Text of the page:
The seal ring 55 has a lower seal surface 63 which is cylindrical in the embodiment of FIGS. 2 and 3 and dimensioned to sealingly mate with the secondary seal surface 21. Lower seal surface 63 has a diameter that is slightly greater than the diameter of the secondary seal surface 21. This creates an interference fit, causing elastic deflection of the seal ring 55. The lower end 65 of seal ring 55 locates above the transition shoulder 23. Seal ring 55 has a rib 67 which locates in the recess 37 (FIG. 3).
In operation, the seal ring 43 will be used normally. Sealing will occur between the conical surfaces 19 and 49, and the conical surfaces 39 and 45. There will be no sealing at the rib 53.
If the primary seal surface 19 becomes damaged, then seal ring 55 will be utilized. Its lower seal surface 63 will seal against the secondary seal surface 21. The upper conical surface 57 will seal against the conical surface 39 of the wellhead connector 25. Rib 67 will not perform any sealing, nor will support section 59.
In the alternate embodiment of FIG. 4, the wellhead housing 69 has an axial bore 71 with an axis. Primary seal surface 73 is conical, just as in the embodiment of FIGS. 2 and 3. Secondary seal surface 75, rather than being cylindrical as secondary seal surface 21 of FIGS. 2 and 3, is at a slight inclination. It is conical, but at a lesser angle relative to the axis of bore 71 than the angle of inclination of the primary seal surface 73.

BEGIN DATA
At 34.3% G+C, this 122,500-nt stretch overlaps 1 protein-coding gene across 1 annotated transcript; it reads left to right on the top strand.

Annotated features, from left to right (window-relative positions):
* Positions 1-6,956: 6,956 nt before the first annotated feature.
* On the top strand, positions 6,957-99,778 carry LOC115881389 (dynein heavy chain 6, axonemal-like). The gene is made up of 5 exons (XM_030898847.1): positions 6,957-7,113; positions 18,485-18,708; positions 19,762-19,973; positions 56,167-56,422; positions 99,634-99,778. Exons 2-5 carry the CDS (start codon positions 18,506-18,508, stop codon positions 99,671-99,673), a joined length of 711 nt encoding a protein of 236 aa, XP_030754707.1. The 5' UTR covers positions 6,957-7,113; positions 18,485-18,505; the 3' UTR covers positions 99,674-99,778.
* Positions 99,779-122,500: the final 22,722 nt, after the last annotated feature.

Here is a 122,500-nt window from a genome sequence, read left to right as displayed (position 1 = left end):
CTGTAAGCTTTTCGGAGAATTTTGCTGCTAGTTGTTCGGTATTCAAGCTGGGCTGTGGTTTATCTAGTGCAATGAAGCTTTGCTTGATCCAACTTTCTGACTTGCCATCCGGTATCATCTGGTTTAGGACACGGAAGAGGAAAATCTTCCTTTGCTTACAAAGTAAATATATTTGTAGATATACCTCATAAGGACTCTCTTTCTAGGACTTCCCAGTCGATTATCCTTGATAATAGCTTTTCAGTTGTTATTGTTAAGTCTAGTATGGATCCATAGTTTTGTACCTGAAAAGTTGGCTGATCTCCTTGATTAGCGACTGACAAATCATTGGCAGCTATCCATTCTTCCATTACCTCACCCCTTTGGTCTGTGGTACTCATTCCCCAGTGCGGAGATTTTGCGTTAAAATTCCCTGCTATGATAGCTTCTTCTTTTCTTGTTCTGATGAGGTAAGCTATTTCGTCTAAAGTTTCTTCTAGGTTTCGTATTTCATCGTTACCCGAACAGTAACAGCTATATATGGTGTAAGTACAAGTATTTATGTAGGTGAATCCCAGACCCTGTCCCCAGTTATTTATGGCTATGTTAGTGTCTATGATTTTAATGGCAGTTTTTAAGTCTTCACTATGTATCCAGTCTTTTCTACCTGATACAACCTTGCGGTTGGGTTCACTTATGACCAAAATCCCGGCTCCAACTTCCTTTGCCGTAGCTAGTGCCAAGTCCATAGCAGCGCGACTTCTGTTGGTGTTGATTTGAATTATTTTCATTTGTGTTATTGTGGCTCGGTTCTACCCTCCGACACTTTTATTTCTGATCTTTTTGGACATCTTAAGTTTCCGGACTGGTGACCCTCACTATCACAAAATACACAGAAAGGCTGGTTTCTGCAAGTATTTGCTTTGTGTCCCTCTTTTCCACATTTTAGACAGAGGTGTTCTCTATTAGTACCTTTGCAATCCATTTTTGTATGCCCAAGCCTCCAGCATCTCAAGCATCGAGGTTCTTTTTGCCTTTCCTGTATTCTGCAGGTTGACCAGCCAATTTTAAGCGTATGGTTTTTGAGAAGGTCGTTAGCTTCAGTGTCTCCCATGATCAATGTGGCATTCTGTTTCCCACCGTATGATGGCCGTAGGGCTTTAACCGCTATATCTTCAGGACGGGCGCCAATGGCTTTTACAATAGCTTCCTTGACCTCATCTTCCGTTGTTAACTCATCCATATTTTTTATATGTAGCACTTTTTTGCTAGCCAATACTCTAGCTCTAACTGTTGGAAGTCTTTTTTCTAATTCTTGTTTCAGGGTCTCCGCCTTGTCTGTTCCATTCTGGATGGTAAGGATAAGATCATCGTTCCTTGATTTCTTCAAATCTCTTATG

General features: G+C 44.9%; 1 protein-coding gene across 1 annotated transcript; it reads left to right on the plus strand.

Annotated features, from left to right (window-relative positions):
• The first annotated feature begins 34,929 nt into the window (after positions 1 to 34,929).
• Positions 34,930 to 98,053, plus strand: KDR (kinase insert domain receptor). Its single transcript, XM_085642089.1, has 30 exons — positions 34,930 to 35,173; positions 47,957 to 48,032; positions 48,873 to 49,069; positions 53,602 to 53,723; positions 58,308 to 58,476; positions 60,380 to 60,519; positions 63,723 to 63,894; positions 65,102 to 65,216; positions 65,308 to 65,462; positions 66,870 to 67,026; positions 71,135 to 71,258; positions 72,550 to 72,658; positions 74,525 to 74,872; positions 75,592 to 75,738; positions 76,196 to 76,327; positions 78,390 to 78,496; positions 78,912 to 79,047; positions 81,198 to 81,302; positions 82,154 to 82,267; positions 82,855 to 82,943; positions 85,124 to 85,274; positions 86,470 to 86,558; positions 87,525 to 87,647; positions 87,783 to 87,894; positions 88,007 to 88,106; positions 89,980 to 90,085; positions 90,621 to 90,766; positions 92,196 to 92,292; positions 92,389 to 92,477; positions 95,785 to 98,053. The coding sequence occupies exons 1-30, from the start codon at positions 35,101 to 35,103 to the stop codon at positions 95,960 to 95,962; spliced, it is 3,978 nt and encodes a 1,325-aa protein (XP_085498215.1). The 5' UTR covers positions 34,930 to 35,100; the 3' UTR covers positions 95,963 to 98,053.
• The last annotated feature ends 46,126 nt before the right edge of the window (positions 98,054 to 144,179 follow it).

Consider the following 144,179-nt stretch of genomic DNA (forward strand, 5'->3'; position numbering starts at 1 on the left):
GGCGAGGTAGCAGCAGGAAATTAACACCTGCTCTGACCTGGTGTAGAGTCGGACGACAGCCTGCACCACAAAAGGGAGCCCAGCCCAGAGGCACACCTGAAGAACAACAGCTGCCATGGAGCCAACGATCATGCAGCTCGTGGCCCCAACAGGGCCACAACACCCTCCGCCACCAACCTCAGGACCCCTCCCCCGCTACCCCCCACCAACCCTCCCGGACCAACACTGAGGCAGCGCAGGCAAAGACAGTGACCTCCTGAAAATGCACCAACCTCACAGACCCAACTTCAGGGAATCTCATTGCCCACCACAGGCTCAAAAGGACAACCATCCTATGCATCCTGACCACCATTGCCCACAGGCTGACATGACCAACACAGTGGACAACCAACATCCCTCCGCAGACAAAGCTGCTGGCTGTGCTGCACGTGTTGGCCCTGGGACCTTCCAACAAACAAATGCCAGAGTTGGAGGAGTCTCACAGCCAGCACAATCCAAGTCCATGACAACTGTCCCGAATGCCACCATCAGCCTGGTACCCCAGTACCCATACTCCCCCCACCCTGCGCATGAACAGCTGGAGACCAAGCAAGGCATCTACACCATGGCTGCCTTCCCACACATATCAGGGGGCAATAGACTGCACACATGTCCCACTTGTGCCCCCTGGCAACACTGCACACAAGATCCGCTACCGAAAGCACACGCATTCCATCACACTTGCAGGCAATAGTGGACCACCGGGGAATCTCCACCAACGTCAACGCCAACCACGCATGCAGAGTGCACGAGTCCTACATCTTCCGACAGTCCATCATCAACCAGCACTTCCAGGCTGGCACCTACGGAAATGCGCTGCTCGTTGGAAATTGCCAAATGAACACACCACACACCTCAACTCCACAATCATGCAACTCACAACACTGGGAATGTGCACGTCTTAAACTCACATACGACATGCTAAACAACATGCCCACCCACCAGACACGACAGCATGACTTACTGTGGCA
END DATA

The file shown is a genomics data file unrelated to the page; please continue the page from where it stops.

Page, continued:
Preferably, the primary seal surface 73 is at an angle of about 23 degrees relative to the axis of bore 71, while the secondary seal surface 75 is at an angle of about 10 degrees relative to the axis of bore 71. Primary seal surface 73 and secondary seal surface 75 intersect each other at an obtuse angle 77 that is less than 180 degrees. A transition section 79 extends below secondary seal surface 75 and joins the bore 71.
Seal ring 81 has an upper seal surface 83 that is the same as in the embodiment of FIGS. 2 and 3. A support section 85 extends downward, overlying the primary seal surface 73. Support section 85 is conical, at the same inclination as the primary seal surface 73. However, it is at a lesser dimension, resulting in a gap 87 to prevent sealing of the support section 85 against the primary seal surface 73. Under load, a portion of the support section 85 will deflect and touch the primary seal surface 73, but not enough to cause sealing.